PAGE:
Books > Old Books > A BRIEF HISTORY OF ENGLISH LITERATURE (1914)


Page 8

PART I - THE PRESENT
CHAPTER I - NOTES ON THE ENGLISH CHARACTER

in Englishmen whom we meet, and too often vainly look for, must exist in the-'nation as a whole, or we could not have this outburst of national song. An undeveloped heart-not a cold one.
The trouble is that the English nature is not at all easy to understand. It has a great air of simplicity, it advertises itself as simple, but the more *e consider it, the greater the problems we shall encounter. People talk of the mysterious East, but the West also is mysterious. It has depths that do not reveal themselves at the first gaze. We know what the sea looks like from a distance : it is of one colour, and level, and obviously cannot contain such creatures as fish. But if we look into the sea over the edge of a boat, we see a dozen colours, and depth below depth, and fish swimming in them. That sea is the English character -apparently imperturbable and even. The depths and the colours are the English romanticism and the English sensitiveness-we do not expect to find such things, but they exist. And -to continue my metaphor-the fish are the English emotions, which are always trying tp get up to the surface, but don't quite know how. For the most Fart we see them moving far below, distorted and obscure. Now and then they succeed and we exclaim, 'Why the Englishman has emotions ! He actually can feel !' And occasionally we see that beautiful creature the flying fish, which rises out of the water altogether into the air and the sunlight. English literature is a flying fish. It is a sample of the life that goes on day after day beneath the surface ; it is a proof that beauty and emotion exist in the salt, inhospitable sea.
And now let's get back to terra firma. The Englishman's attitude toward criticism will give us another starting-point. He is not annoyed by criticism. He listens or not as the case may be, smiles and passes on, saying, ' Oh, the fellow's jealous '; ` Oh, I'm used to Bernard Shaw ; monkey tricks don't hurt me.' It never occurs to him that the fellow may be accurate as well as jealous, and that he might do well to take the criticism to heart and profit by it. It never strikes him-except as a form of words-that he is capable of improvement ; his self complacency is abysmal. Other nations, both Oriental and European, have an uneasy feeling that they are not quite perfect. In consequence they resent criticism. It hurts them ; and their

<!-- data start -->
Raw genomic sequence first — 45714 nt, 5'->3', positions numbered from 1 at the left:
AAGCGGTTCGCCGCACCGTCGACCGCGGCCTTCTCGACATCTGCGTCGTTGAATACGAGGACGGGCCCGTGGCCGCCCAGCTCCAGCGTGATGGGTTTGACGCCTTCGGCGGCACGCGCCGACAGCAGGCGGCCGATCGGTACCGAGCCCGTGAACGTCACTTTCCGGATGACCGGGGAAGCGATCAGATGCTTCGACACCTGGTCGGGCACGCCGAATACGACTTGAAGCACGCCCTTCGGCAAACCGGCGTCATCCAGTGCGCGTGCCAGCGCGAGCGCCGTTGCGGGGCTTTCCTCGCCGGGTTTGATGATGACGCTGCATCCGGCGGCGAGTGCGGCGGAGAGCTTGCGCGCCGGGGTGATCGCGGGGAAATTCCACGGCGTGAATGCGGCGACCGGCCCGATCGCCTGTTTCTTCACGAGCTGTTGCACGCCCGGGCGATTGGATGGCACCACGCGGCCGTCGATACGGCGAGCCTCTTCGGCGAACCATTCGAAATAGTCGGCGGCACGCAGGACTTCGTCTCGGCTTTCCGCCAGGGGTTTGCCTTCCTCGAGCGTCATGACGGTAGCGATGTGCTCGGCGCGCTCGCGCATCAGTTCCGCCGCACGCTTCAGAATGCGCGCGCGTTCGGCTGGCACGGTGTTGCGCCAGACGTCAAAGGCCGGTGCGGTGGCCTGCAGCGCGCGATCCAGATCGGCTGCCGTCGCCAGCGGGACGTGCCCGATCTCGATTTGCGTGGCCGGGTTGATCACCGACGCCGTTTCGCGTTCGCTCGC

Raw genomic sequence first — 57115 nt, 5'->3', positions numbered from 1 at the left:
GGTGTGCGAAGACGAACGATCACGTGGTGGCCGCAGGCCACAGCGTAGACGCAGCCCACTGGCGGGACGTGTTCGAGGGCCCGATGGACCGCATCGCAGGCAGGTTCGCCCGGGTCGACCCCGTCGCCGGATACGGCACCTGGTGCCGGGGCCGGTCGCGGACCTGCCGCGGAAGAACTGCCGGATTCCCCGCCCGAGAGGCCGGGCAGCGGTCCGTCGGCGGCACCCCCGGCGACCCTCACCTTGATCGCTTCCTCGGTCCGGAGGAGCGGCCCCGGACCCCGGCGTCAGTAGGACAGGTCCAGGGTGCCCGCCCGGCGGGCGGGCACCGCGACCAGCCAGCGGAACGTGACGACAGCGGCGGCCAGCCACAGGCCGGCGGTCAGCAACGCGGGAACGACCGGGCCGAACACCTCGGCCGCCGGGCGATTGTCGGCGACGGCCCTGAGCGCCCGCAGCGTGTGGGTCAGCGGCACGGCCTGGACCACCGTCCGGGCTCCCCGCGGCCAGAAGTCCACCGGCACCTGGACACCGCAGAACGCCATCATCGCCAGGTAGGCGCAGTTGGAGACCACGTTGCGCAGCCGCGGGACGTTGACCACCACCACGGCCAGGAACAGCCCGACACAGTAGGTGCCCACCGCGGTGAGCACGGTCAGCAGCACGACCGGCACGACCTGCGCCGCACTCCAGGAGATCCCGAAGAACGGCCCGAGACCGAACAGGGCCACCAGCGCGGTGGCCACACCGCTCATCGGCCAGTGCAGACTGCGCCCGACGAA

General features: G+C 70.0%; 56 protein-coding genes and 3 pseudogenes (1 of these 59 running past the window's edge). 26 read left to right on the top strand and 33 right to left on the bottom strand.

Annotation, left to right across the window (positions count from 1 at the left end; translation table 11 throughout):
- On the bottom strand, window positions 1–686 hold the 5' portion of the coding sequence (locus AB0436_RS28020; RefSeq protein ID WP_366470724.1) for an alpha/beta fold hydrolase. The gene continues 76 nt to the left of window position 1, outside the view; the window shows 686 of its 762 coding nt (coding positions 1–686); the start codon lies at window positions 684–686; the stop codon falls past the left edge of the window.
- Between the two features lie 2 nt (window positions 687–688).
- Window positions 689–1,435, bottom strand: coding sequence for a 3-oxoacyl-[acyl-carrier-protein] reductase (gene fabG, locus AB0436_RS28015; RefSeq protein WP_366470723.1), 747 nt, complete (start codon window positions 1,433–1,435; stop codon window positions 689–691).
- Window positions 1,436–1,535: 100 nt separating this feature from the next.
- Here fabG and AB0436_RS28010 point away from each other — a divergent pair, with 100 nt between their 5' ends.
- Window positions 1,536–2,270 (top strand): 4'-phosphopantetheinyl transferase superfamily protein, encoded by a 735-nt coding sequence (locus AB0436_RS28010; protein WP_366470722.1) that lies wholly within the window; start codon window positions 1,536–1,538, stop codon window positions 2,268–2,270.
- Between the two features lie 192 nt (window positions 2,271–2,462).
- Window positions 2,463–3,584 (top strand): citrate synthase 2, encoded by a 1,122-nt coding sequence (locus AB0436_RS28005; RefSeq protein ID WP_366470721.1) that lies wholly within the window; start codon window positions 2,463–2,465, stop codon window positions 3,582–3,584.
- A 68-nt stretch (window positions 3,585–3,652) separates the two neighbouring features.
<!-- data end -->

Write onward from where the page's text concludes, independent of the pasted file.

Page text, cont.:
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where is HTML where is HEAD where is TITLE in Englishmen whom we meet, and too often vainly look for, must exist in the-'nation as a whole, or we could not have this outburst of national song. An undeveloped heart-not a cold one. what is trouble is that what is English nature is not at all easy to understand. It has a great air of simplicity, it advertises itself as simple, but what is more *e consider it, what is greater what is problems we shall encounter. People talk of what is mysterious East, but what is West also is mysterious. It has depths that do not reveal themselves at what is first gaze. We know what what is sea looks like from a distance : it is of one colour, and level, and obviously cannot contain such creatures as fish. But if we look into what is sea over what is edge of a boat, we see a dozen colours, and depth below depth, and fish swimming in them. That sea is what is English character -apparently imperturbable and even. what is depths and what is colours are what is E where is meta name="keywords" content="old books, Free book , free book offer , free audio books , free coloring book pages , free book reports , free audio book , audio books free download , book free , free guest book , books free , free book summaries , download free audio books , free childrens books." where is where are they now rel="stylesheet" type="text/css" href="../../style.css" where is meta http-equiv="Content-Type" content="text/html; charset=iso-8859-1" where is BODY bgColor=#ffffff text="#000000" where are they now ="#000000" v where are they now ="#FF0000" where is div align="center" where is strong where is strong where is a href="http://www.aaoldbooks.com" Books > where is a href="../default.asp" title="Book" Old Books > where is strong where is a href="page_001.asp" A BRIEF HISTORY OF ENGLISH LITERATURE (1914) where is table width="700" border="1" align="center" cellpadding="15" cellspacing="0" where is center where is tr where is td width="160" align="center" valign="top" where is div align="center" where is td align="center" valign="top" where is div align="left" where is div align="center" where is p align="left" Page 8 where is strong PART I - what is PRESENT CHAPTER I - NOTES ON what is ENGLISH CHARACTER where is p align="justify" in Englishmen whom we meet, and too often vainly look for, must exist in the-'nation as a whole, or we could not have this outburst of national song. An undeveloped heart-not a cold one. what is trouble is that what is English nature is not at all easy to understand. It has a great air of simplicity, it advertises itself as simple, but what is more *e consider it, what is greater what is problems we shall encounter. People talk of what is mysterious East, but what is West also is mysterious. It has depths that do not reveal themselves at the first gaze. We know what what is sea looks like from a distance : it is of one colour, and level, and obviously cannot contain such creatures as fish. But if we look into what is sea over what is edge of a boat, we see a dozen colours, and depth below depth, and fish swimming in them. That sea is what is English character -apparently imperturbable and even. what is depths and what is colours are what is English romanticism and what is English sensitiveness-we do not expect to find such things, but they exist. And -to continue my metaphor-the fish are what is English emotions, which are always trying tp get up to what is surface, but don't quite know how. For what is most Fart we see them moving far below, distorted and obscure. Now and then they succeed and we exclaim, 'Why what is Englishman has emotions ! He actually can feel !' And occasionally we see that beautiful creature the flying fish, which rises out of what is water altogether into what is air and what is sunlight. English literature is a flying fish. It is a sample of what is life that goes on day after day beneath what is surface ; it is a proof that beauty and emotion exist in what is salt, inhospitable sea. And now let's get back to terra firma. what is Englishman's attitude toward criticism will give us another starting-point. He is not annoyed by criticism. He listens or not as what is case may be, smiles and passes on, saying, ' Oh, what is fellow's jealous '; ` Oh, I'm used to Bernard Shaw ; monkey tricks don't hurt me.' It never occurs to him that what is fellow may be accurate as well as jealous, and that he might do well to take what is criticism to heart and profit by it. It never strikes him-except as a form of words-that he is capable of improvement ; his self complacency is abysmal. Other nations, both Oriental and European, have an uneasy feeling that they are not quite perfect. In consequence they resent criticism. It hurts them ; and their where is Server.Execute("_SiteMap.asp") %